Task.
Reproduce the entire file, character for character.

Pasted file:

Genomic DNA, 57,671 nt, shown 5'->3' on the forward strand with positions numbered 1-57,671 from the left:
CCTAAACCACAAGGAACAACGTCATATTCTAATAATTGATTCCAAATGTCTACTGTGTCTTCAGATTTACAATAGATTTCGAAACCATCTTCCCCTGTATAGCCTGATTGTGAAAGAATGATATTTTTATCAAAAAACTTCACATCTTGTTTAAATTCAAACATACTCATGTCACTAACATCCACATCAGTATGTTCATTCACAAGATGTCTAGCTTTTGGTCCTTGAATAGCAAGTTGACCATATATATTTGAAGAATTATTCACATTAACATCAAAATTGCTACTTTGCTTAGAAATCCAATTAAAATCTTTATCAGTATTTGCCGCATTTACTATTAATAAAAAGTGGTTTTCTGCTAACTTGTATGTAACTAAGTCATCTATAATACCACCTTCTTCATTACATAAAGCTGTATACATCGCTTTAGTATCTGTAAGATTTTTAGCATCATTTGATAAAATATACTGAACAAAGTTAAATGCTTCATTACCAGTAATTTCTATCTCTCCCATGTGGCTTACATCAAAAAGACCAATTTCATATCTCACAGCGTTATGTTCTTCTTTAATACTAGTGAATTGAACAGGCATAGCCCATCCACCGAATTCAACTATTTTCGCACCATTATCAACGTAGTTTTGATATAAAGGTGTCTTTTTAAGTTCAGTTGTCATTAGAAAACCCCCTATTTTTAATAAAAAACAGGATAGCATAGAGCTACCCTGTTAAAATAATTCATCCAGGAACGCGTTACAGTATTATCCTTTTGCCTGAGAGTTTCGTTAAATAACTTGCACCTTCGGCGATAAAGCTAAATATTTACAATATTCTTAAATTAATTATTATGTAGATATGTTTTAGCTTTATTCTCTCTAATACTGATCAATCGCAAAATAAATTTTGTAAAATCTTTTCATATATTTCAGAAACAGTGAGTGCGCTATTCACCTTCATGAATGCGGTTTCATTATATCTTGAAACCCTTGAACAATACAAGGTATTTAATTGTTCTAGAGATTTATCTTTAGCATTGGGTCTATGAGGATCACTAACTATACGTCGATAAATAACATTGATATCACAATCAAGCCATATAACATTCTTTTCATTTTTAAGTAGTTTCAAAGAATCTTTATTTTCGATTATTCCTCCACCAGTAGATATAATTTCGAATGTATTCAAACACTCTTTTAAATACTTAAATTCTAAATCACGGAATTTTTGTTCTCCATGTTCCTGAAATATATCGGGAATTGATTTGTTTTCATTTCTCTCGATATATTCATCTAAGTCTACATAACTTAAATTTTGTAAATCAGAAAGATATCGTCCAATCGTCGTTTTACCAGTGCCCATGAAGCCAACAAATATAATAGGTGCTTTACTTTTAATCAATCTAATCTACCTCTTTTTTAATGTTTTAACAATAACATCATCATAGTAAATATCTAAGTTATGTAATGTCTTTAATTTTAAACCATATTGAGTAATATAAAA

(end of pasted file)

Genomic DNA, 57,671 nt, shown 5'->3' on the forward strand with positions numbered 1-57,671 from the left:
CCTAAACCACAAGGAACAACGTCATATTCTAATAATTGATTCCAAATGTCTACTGTGTCTTCAGATTTACAATAGATTTCGAAACCATCTTCCCCTGTATAGCCTGATTGTGAAAGAATGATATTTTTATCAAAAAACTTCACATCTTGTTTAAATTCAAACATACTCATGTCACTAACATCCACATCAGTATGTTCATTCACAAGATGTCTAGCTTTTGGTCCTTGAATAGCAAGTTGACCATATATATTTGAAGAATTATTCACATTAACATCAAAATTGCTACTTTGCTTAGAAATCCAATTAAAATCTTTATCAGTATTTGCCGCATTTACTATTAATAAAAAGTGGTTTTCTGCTAACTTGTATGTAACTAAGTCATCTATAATACCACCTTCTTCATTACATAAAGCTGTATACATCGCTTTAGTATCTGTAAGATTTTTAGCATCATTTGATAAAATATACTGAACAAAGTTAAATGCTTCATTACCAGTAATTTCTATCTCTCCCATGTGGCTTACATCAAAAAGACCAATTTCATATCTCACAGCGTTATGTTCTTCTTTAATACTAGTGAATTGAACAGGCATAGCCCATCCACCGAATTCAACTATTTTCGCACCATTATCAACGTAGTTTTGATATAAAGGTGTCTTTTTAAGTTCAGTTGTCATTAGAAAACCCCCTATTTTTAATAAAAAACAGGATAGCATAGAGCTACCCTGTTAAAATAATTCATCCAGGAACGCGTTACAGTATTATCCTTTTGCCTGAGAGTTTCGTTAAATAACTTGCACCTTCGGCGATAAAGCTAAATATTTACAATATTCTTAAATTAATTATTATGTAGATATGTTTTAGCTTTATTCTCTCTAATACTGATCAATCGCAAAATAAATTTTGTAAAATCTTTTCATATATTTCAGAAACAGTGAGTGCGCTATTCACCTTCATGAATGCGGTTTCATTATATCTTGAAACCCTTGAACAATACAAGGTATTTAATTGTTCTAGAGATTTATCTTTAGCATTGGGTCTATGAGGATCACTAACTATACGTCGATAAATAACATTGATATCACAATCAAGCCATATAACATTCTTTTCATTTTTAAGTAGTTTCAAAGAATCTTTATTTTCGATTATTCCTCCACCAGTAGATATAATTTCGAATGTATTCAAACACTCTTTTAAATACTTAAATTCTAAATCACGGAATTTTTGTTCTCCATGTTCCTGAAATATATCGGGAATTGATTTGTTTTCATTTCTCTCGATATATTCATCTAAGTCTACATAACTTAAATTTTGTAAATCAGAAAGATATCGTCCAATCGTCGTTTTACCAGTGCCCATGAAGCCAACAAATATAATAGGTGCTTTACTTTTAATCAATCTAATCTACCTCTTTTTTAATGTTTTAACAATAACATCATCATAGTAAATATCTAAGTTATGTAATGTCTTTAATTTTAAACCATATTGAGTAATATAAAA